7. DON’T DRINK AND GO BOATING The Royal Yachting Association (RYA) and the British Ports Association (BPA) fully support the Government in raising alcohol awareness and highlighting the dangers of drinking and boating. Although many recreational users enjoy boating responsibly, unfortunately, the issue of drinking in the marine environment has contributed to incidents around the UK coast, including in the Solent. The message is clear - don’t mix alcohol and boating. The RYA encourages all boaters to behave responsibly and to understand how alcohol can affect their safety and the safety of others. Put simply, alcohol distorts your perception of risk and your own abilities; it affects your balance, impairs your judgement, and slows your reactions.

8. GOOD LOOKOUT  Simple but vital to all mariners,  this measure can save lives if followed diligently.  In particular, vessels operating at speed in the Solent should be particularly vigilant towards the presence of other small craft as well as swimmers and divers marked by floats and support craft flying flag Alpha.

9. NARROW CHANNELS  The Portsmouth approach channel, entrance and the harbour are frequently used by deep draught warships, ferries and commercial traffic that can safely navigate only within the channel.  Small craft operators are advised that they are to adhere to the requirements of LNTM 08/24 (Vessels Constrained by their Draught) and to Rule 9 (Narrow Channels) of the International Regulations for the Prevention of Collisions at Sea (COLREGS) in that they are not to impede the passage of vessels which can safely navigate only within a narrow channel.

10. TIDAL STREAM IN PORTSMOUTH HARBOUR ENTRANCE The tidal streams in the harbour entrance can run up to 5 knots, particularly during spring tides. Users of the Small Boat Channel (GD 2/23 Portsmouth Harbour Entrance - Approach Channel, Small Boat Channel, Swashway and Inner Swashway) should be mindful of their chosen times to exit and enter the harbour as strong cross currents and back eddies can be encountered; this is especially applicable to the Harbour Entrance where cross currents can sweep boats into the main channel. Mariners are advised to consult Admiralty Charts 2625 and 2629, and Tidal Stream Atlas NP 219 for further details.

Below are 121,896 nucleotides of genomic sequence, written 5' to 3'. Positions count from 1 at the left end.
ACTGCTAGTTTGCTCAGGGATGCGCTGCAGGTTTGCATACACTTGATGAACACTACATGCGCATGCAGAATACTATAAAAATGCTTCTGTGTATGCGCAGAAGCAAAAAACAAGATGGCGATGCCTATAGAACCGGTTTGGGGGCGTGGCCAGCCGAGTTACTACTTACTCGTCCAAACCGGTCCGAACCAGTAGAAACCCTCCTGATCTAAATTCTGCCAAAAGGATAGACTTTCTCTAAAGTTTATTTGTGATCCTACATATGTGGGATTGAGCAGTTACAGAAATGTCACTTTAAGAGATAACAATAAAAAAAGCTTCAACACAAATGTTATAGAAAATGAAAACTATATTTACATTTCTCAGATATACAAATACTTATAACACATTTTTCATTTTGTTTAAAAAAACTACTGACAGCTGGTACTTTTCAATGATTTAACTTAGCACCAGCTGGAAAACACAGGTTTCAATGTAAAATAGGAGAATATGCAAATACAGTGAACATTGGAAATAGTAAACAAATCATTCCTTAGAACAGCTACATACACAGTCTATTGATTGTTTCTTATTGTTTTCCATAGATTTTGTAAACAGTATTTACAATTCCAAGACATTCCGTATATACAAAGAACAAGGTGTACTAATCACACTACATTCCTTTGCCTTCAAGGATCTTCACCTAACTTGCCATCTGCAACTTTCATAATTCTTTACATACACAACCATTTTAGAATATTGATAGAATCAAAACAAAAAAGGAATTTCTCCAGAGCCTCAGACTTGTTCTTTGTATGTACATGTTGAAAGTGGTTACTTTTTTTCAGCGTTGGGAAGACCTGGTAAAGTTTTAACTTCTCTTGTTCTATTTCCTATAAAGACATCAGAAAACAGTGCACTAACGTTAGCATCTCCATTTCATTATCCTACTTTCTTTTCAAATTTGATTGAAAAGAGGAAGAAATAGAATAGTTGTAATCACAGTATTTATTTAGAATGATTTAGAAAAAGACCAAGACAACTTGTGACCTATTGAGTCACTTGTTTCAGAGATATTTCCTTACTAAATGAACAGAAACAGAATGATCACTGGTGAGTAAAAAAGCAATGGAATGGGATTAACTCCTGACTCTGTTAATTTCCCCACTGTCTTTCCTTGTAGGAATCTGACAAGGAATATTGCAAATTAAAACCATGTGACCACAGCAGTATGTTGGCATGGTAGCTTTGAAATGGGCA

11. SPECIAL OPERATIONS  Portsmouth Harbour and approaches are frequently used for Ministry of Defence Police (MDP) and military training and operations when MDP launches special forces small attack training craft are permitted to exceed the speed limit and other safety requirements under dedicated risk assessment criteria (see LNTM 06/24 – Fast transits by military craft). Furthermore specific risk assessments for recreational events are also required (see LNTM 03/24) to ensure all the hazards have been reduced to an acceptable level. This is controlled by KHM and all mariners need to remain alert to their existence, activity and relevance.

12. BOAT LICENSING REGULATIONS  For the small pleasure boat user who hires out or has paying guests there is a legal requirement to achieve successful inspection and certification on an annual basis. Details of this are to be found at 
https://www.portsmouth-port.co.uk/at-the-port/port-marine-safety-code/boats-and-boatmen.

13. REPORTING DAMAGE OR INCIDENTS  All damage to craft and navigational incidents in the Dockyard Port of Portsmouth need to be reported to KHM.  See GD 03/23 on directions to be followed.   

14. WEBSITE ADVICE/INFORMATION  The following sites are all relevant to enhancing recreational safety on the water and worthy of revisiting and updating before returning afloat this year. 

https://www.royalnavy.mod.uk/khm/portsmouth/ for KHM Local Notices to Mariners, Navigation Warnings and General Directions

https://www.portsmouth-port.co.uk/at-the-port/port-marine-safety-code for Portsmouth International Port information

https://www.gov.uk/government/organisations/maritime-and-coastguard-agency for general information and advice

http://www.southamptonvts.co.uk  for Southampton local information

https://www.gov.uk/government/organisations/marine-accident-investigation-branch for MAIB Reports / Actions

https://www.rya.org.uk/knowledge/safety for recreational safety and information

15. Finally, all mariners are reminded of the importance of a good appreciation of likely weather to be encountered (including fog) on their planned passage especially taking into account the heavy density of all types of traffic in the Solent throughout the year. Ensuring such basic precautions are followed will improve safety and enjoyment for all local users.

16.       Portsmouth LNTM 04/23 is hereby superseded.